Brazilian President Jair Bolsonaro signed a decree in mid-January making it easier for Brazilians to purchase firearms. The decision sparked criticism from several groups in Brazilian society, including some in the Catholic Church.
“A firearm is an instrument of death. What we seek is peace,” said Fr James Crowe, known in the Jardim Angela neighbourhood of Sao Paulo simply as Fr Jaime.
Jardim Angela was known in the late 1990s as the most violent neighbourhood in Brazil and one of the worst in the world. In 1996, said Fr Jaime, the neighbourhood had 120 violent deaths per 100,000 inhabitants. After a strong disarmament campaign, the number dropped to 25 per 100,000 inhabitants last year.
“It is still high, but much lower than it was,” he said..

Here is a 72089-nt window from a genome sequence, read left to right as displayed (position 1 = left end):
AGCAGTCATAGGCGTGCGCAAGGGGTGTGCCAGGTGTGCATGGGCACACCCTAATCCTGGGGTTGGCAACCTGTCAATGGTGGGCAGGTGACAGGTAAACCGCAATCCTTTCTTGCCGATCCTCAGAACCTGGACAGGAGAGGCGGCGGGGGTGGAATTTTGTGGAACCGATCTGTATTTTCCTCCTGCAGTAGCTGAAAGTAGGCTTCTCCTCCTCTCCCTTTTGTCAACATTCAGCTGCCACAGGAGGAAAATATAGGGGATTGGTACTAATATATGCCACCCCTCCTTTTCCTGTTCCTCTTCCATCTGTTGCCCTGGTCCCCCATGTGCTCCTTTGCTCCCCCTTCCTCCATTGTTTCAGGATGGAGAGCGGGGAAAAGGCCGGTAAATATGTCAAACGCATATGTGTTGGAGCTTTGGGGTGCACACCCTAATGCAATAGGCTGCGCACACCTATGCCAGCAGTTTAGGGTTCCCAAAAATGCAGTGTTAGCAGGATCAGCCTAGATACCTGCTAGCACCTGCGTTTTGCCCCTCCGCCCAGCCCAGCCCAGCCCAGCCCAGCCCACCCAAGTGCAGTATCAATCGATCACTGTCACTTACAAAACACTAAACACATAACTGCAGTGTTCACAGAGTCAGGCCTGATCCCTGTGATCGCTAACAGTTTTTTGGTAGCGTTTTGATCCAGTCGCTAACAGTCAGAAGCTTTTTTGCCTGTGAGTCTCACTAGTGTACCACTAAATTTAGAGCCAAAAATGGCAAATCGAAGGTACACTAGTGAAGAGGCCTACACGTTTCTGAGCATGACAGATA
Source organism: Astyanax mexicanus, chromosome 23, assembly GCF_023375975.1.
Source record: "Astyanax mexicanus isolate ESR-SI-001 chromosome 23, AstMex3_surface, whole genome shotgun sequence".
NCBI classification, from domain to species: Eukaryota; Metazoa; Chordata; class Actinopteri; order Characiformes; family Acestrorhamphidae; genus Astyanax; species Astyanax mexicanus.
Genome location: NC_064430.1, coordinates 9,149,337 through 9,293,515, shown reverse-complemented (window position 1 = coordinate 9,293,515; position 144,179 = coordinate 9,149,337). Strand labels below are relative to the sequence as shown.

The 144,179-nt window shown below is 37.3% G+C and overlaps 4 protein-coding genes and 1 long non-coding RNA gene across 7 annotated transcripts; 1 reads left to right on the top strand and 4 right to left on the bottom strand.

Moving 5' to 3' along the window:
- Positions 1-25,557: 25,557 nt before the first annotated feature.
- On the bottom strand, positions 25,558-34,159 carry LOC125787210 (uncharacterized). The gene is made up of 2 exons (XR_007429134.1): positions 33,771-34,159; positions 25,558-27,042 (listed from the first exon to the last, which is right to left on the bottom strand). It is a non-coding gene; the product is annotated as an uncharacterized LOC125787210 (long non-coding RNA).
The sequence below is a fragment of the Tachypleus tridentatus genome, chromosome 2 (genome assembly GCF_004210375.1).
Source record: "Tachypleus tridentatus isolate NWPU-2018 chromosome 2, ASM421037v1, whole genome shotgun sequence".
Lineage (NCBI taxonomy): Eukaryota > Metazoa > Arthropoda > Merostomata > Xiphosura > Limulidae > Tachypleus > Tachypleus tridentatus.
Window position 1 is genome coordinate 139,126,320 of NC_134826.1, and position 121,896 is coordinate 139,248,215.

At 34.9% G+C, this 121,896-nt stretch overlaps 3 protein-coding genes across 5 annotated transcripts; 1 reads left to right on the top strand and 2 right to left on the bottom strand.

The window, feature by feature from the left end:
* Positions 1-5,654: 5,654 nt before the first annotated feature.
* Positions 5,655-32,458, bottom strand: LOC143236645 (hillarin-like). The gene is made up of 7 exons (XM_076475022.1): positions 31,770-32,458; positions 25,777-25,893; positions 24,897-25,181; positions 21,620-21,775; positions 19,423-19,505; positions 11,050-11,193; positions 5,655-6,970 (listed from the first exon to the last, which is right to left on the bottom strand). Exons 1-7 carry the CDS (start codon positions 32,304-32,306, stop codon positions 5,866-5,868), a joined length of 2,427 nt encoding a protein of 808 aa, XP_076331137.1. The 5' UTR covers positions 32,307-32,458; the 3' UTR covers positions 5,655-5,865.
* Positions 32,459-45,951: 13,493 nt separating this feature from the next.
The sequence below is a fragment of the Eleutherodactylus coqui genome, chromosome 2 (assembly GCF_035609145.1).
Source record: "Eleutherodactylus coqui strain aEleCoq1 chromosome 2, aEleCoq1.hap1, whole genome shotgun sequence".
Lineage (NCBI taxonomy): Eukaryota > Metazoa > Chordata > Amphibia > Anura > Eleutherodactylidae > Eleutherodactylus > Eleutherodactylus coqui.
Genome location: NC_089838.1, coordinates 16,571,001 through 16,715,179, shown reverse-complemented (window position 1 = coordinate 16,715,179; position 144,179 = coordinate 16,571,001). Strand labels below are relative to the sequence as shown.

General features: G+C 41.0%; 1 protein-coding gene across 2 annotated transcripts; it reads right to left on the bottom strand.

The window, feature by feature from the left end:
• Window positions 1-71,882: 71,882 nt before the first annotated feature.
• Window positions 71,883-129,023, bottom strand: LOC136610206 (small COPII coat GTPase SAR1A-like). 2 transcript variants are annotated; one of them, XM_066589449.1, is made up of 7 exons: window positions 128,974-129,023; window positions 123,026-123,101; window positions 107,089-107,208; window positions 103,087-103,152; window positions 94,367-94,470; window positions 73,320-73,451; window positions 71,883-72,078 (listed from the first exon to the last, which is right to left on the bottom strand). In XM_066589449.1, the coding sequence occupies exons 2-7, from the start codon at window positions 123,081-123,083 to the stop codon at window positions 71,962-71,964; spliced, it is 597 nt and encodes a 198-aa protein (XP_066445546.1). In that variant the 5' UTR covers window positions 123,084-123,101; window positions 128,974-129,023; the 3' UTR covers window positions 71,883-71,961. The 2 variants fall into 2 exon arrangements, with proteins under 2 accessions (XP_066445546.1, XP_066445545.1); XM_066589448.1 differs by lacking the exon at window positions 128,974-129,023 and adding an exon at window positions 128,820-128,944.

In a 2005 plebiscite, Brazilians rejected a total prohibition of firearms for civilians, but an overwhelming number of residents of Jardim Angela supported the prohibition.
“We were one of the few regions in Sao Paulo that voted to ban guns altogether,” recalled Fr Jaime. Now, he said, people are once again scared of the possibility of increased violence because of the new decree.
Picture: An employee from gun manufacturer Taurus Armas SA works at the company’s assembly line in Sao Leopoldo, Brazil. Brazilian President Jair Bolsonaro signed a decree on 15th Jan. 15 making it easier for Brazilians to purchase firearms. The decision sparked criticism from several groups in Brazilian society, including some in the Catholic Church. (CNS photo/Diego Vara, Reuters).